Joy Newcom of Forest City told Gov. Terry Branstad on Wednesday his proposed privatization of Medicaid services was too much, too soon and had too many unanswered questions. Newcom, the mother of a 24-year-old son with mental and physical disabilities, expressed her concerns at a town hall meeting Branstad held in Mason City. About 100 people attended, many of whom had questions about the changes in Medicaid. Under the new program, as of Jan. 1, about 600,000 Medicaid recipients in Iowa will go from a state-run program to one operated by four managed care organizations. "You didn't get enough input from families," said Newcom. "There are too many unanswered questions, too many opportunities where families may have to step in to fill the gaps in the program, and they can't afford it." Branstad said he understood her concerns, but the program, as it is operating now, had serious problems. "There is a lot of fear in change," he said. "This hasn't even started yet. Costs of the Medicaid program have gone up 73 percent in recent years. If you project this into the future, you can see it's unsustainable." Branstad said 25 other states have shifted to privatization of the program. Health care provider and care givers say administrative costs will increase in the new program and the only way to cut costs is to cut services. Sen. Amanda Ragan, D-Mason City, held a public meeting Friday on the Medicaid changes, attended by about 70 people who opposed the plan. Ragan said while it is true 25 states have privatized the program, none have done it as quickly and with as many unanswered questions as in Iowa. With Branstad in Mason City was Amy McCoy, public information officer for the Iowa Department of Human Services, to help answer questions. McCoy said if the present system continued, services would have to be cut because of the growing number of recipients and skyrocketing costs. "We are trying to make sure nothing falls through the cracks," she said. "Also, we will have an independent ombudsman helping us." McCoy said her department is holding informational meetings around the state and that one is planned for Mason City in the near future. Earlier this month, Jill Slaybaugh, fiscal manager for the Iowa Department of Human Services, said privatization will result in $51 million in savings in the first six months. Branstad was also asked about the Elderly Waiver program in Iowa. DHS recently rejected a request from the Franklin County Board of Health to resume services to patients who lost benefits in the program, which is a part of Medicaid. In-home assistance was discontinued last year because of a discrepancy in how eligibility and service levels were applied. DHS was able to work through an appeals process to get many of the elderly reinstated. To read more -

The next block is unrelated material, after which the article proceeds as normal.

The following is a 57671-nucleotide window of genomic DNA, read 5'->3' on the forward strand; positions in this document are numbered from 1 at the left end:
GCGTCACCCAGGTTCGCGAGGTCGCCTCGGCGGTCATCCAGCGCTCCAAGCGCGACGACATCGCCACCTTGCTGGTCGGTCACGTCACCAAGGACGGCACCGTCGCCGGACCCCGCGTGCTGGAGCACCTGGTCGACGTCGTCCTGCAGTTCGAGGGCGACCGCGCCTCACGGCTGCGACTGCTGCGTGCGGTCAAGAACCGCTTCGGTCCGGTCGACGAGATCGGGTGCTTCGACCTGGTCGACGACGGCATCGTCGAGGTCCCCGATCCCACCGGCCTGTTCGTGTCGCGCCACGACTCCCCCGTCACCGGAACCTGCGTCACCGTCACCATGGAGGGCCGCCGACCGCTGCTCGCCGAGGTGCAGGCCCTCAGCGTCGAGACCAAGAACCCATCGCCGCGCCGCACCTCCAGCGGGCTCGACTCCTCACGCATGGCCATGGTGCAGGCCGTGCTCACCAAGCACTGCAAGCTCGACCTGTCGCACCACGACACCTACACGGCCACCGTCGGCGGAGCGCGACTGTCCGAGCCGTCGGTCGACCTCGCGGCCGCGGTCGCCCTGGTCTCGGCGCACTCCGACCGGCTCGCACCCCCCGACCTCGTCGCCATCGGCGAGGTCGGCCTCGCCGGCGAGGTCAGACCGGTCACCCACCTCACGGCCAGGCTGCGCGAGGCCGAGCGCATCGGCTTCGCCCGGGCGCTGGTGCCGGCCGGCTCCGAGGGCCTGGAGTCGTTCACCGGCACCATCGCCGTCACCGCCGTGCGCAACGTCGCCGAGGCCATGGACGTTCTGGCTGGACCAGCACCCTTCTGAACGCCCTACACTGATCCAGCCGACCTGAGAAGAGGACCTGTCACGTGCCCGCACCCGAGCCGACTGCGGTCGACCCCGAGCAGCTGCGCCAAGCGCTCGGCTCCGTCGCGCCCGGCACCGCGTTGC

The state says cost overruns and an uncertain federal funding situation have helped cause a $400,000 shortfall in the agency providing services to 1,100 Mainers who are blind and visually impaired. It has led the Maine Department of Labor to freeze 4½ positions, including three administrative positions, in its Division for the Blind and Visually Impaired, which has a $4.7 million annual budget and provides job training, life skills and educational programs. Advocates are concerned with the plan. The shortfall — for the federal fiscal year ending in September 2016 — is because of circumstances discovered in June, including cost overruns in service delivery, the effects of federal budget cuts and rising personnel costs, according to Julie Rabinowitz, a Maine Department of Labor spokeswoman. Also, she said an upcoming change in federal law that will make agencies reserve 15 percent of federal vocational rehabilitation funds on pre-employment services for those ages 14 through 24 could make these services harder to fund in the future. Maine has had only 14 people in that program in the past year, and previously, that money was available to fund services for older Mainers, Rabinowitz said. Now, she said, the state is examining potential funding to fill that gap, but it froze the administrative positions out of caution and services shouldn’t be affected. “The positions have not gone away, and if the fiscal situation isn’t as dire as we’re preparing for, we can bring those back,” Rabinowitz said. But it has led to heartburn among advocates: The governor-appointed State Rehabilitation Council for the Blind and Visually Impaired, which advises the division, sent an Oct. 2 letter to Gov. Paul LePage, saying “extraordinary efforts are underway to dismantle” the division and potentially consolidate functions with the Division of Vocational Rehabilitation, which provides job services to people with other types of disabilities. To read more -